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Culture Killers

Culture Killers are toxic elements that have somehow crept into an organization’s working culture. Most of them can be expressed by Unspoken Rules. These rules are unspoken because they are, well, unspeakable. Nobody says them out loud — they would be embarrassed or ashamed if they did. And yet they exist and do considerable damage to your workplace culture.

However, unspoken rules are some of the easiest things to fix. Each is a clear indicator of actionable culture improvement. Once you identify a toxic rule, repealing it can be as simple as bringing it into the light of day. When you say the rule out loud, the damage it can do will be readily apparent.

This week’s Unspoken Rule:


If you’ve been in the workforce for more than a few years, you’ve probably noticed that non-professional support people are being cut everywhere.  Gone are secretaries, clerks, typists, along with many lab technicians, librarians, editors, researchers, graphic artists, and in-house tech support. 

In short, what’s been eliminated from your workplace (compared to that of your parents or grandparents) is overhead.  All this is done in the name of efficiency.  The unspoken rule of such efficiency programs seems to be:

Overhead is evil.

Cutting overhead is most often justified in terms of efficiency, but it’s really more about cost-reduction.  And what’s getting reduced is short-term cost.

We humans are less than perfect at trading off between short-term cost and long-term benefit.  For example, a truly superb short-term cost reduction scheme is to buy an ancient junker of a car rather than a spiffy new model with better dependability, safety and fuel efficiency.  Talk about cost-reduction: on the day of your purchase you’re spending maybe $1,000 versus the $25,000 or $30,000 a new car would cost.   On that day, you are a genuine cost-reduction hero.   Yes, but how about the next day and the days after that?  If you’re aware of the downside of buying old junker cars, you can see where this is going:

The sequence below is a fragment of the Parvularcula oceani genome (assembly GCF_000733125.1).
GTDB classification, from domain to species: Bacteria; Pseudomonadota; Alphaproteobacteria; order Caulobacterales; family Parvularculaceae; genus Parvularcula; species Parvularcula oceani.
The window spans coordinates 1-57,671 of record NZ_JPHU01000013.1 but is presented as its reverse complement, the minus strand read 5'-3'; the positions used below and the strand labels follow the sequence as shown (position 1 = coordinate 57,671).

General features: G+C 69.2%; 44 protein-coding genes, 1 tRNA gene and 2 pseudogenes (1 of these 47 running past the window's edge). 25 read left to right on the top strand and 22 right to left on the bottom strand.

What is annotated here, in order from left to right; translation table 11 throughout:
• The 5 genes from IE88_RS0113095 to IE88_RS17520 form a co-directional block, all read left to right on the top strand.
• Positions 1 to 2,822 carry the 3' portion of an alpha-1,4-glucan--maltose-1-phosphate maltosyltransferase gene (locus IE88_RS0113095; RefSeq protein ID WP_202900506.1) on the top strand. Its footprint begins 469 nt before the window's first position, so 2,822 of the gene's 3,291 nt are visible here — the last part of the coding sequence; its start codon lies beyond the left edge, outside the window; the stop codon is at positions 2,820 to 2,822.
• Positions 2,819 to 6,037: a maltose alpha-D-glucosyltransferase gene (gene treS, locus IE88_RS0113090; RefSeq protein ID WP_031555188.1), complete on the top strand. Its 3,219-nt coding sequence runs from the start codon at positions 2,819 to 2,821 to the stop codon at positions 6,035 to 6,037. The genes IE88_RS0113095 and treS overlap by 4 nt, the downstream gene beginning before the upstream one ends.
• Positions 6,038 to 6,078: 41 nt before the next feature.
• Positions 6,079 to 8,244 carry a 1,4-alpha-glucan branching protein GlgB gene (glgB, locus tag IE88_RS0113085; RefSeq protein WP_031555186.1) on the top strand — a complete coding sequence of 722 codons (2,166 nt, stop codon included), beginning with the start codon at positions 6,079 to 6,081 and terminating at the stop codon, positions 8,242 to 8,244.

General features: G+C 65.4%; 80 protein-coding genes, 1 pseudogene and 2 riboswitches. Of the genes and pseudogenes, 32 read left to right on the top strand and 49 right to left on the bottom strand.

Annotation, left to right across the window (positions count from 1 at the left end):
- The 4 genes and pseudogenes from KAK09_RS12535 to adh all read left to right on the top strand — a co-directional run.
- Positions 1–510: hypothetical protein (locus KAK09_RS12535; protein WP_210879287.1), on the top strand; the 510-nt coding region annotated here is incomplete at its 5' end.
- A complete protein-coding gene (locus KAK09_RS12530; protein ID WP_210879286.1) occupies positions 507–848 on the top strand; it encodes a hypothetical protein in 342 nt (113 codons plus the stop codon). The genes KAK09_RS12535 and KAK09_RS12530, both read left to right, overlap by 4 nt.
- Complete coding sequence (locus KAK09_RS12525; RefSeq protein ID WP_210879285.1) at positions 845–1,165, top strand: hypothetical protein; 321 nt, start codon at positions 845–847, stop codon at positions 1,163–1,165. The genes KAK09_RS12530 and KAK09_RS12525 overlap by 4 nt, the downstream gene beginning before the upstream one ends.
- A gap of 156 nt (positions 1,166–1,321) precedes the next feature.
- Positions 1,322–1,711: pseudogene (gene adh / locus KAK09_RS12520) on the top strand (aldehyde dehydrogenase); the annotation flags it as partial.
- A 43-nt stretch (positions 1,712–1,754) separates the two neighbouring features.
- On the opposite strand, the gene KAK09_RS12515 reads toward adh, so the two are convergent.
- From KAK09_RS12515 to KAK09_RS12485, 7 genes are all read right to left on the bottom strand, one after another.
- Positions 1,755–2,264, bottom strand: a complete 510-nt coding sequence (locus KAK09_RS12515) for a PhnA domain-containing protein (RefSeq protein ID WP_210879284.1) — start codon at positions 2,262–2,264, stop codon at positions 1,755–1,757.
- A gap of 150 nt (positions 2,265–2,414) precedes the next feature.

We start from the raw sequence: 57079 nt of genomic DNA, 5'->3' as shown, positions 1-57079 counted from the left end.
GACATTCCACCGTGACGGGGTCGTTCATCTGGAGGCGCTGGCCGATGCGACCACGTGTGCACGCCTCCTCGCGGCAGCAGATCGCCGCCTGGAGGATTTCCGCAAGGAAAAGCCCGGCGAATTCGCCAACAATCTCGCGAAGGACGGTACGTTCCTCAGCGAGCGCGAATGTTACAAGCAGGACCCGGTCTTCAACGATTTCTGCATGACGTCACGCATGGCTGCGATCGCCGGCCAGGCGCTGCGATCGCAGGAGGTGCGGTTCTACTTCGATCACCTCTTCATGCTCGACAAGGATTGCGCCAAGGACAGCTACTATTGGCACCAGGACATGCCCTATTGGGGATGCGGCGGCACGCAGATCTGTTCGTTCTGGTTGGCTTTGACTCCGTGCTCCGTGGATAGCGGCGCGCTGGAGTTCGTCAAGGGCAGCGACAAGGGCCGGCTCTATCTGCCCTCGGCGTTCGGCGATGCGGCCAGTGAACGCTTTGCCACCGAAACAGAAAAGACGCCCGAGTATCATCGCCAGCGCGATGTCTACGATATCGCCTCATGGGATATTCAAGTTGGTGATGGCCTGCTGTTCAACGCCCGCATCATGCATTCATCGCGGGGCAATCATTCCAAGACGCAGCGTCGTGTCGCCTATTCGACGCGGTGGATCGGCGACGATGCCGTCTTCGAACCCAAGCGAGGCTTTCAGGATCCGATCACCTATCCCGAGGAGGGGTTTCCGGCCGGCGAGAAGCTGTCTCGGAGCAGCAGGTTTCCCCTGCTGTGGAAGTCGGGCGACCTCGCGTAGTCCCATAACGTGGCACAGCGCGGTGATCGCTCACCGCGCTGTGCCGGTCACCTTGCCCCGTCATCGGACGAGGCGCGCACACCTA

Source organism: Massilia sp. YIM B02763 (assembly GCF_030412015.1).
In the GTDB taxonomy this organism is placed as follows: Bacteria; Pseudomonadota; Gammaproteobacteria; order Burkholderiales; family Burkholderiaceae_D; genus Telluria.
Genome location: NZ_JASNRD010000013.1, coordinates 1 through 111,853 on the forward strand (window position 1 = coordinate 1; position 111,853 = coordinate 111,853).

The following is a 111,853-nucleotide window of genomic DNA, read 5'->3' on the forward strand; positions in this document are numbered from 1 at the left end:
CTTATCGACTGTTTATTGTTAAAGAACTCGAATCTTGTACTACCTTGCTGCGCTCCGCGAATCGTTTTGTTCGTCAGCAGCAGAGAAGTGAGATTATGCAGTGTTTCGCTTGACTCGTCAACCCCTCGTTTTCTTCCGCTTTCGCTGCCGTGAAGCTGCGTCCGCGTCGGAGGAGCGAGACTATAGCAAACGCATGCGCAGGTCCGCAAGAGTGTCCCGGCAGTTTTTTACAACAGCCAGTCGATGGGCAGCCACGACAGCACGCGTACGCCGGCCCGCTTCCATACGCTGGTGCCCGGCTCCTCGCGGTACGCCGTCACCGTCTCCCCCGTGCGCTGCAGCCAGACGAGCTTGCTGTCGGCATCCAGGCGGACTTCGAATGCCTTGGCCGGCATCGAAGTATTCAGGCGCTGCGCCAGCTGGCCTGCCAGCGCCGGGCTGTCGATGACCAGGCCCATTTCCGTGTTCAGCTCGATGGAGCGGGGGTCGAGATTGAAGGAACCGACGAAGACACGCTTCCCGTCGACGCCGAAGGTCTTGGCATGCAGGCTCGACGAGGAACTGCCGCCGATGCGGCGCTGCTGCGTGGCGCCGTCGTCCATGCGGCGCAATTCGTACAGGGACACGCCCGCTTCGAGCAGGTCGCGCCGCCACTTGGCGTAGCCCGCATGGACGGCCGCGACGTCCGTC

Every time support people are removed, the tasks they used to do are picked up by the people they used to do those tasks for.  Work once done by a low-paid clerk, for example, is now done by a much more highly paid scientist, doctor, manager, or engineer.  This is hardly a recipe for efficiency.   In fact, this kind of efficiency “improvement” makes the organization less efficient.  More important, it makes the organization a lot less effective.

Grapple for a moment with us over the key question here: how does an organization allow its net efficiency to be reduced by an efficiency improvement process?  Like any good detective you have to ask yourself, Cui bono?  Who benefits?  Not the organization as a whole, of course, but someone in the organization does benefit.  Cost reduced from payroll goes directly to the bottom line.  And the person whose efforts have thus padded the bottom line may well gain power and possibly a fat bonus. 

When the leader of a country sacrifices the well-being of that country to increase his power and line his purse, we call that corruption.  Let’s see this for what it is: gaining power by cutting support so that professional people have to do low-level tasks is corruption too.

If this is how an efficiency program works in your organization maybe you need an anti-corruption program.

We’d love to hear your stories about cultures, good and bad, that you’ve encountered, either in your present work or in your past.  Have you been fortunate enough to see wonderful workplace culture in action, and to what do you attribute it?  Or do have an unspoken rule damaging your culture?  If so, what do you suppose was its cause? Let us hear from you:


Happy to Work Here. A practical guide to understanding and improving your workplace culture. Available in paperback and Kindle.

The German edition of Happy to Work Here: Betriebsklima veerstehen und verbessern has been published by Hanser. Hardback at

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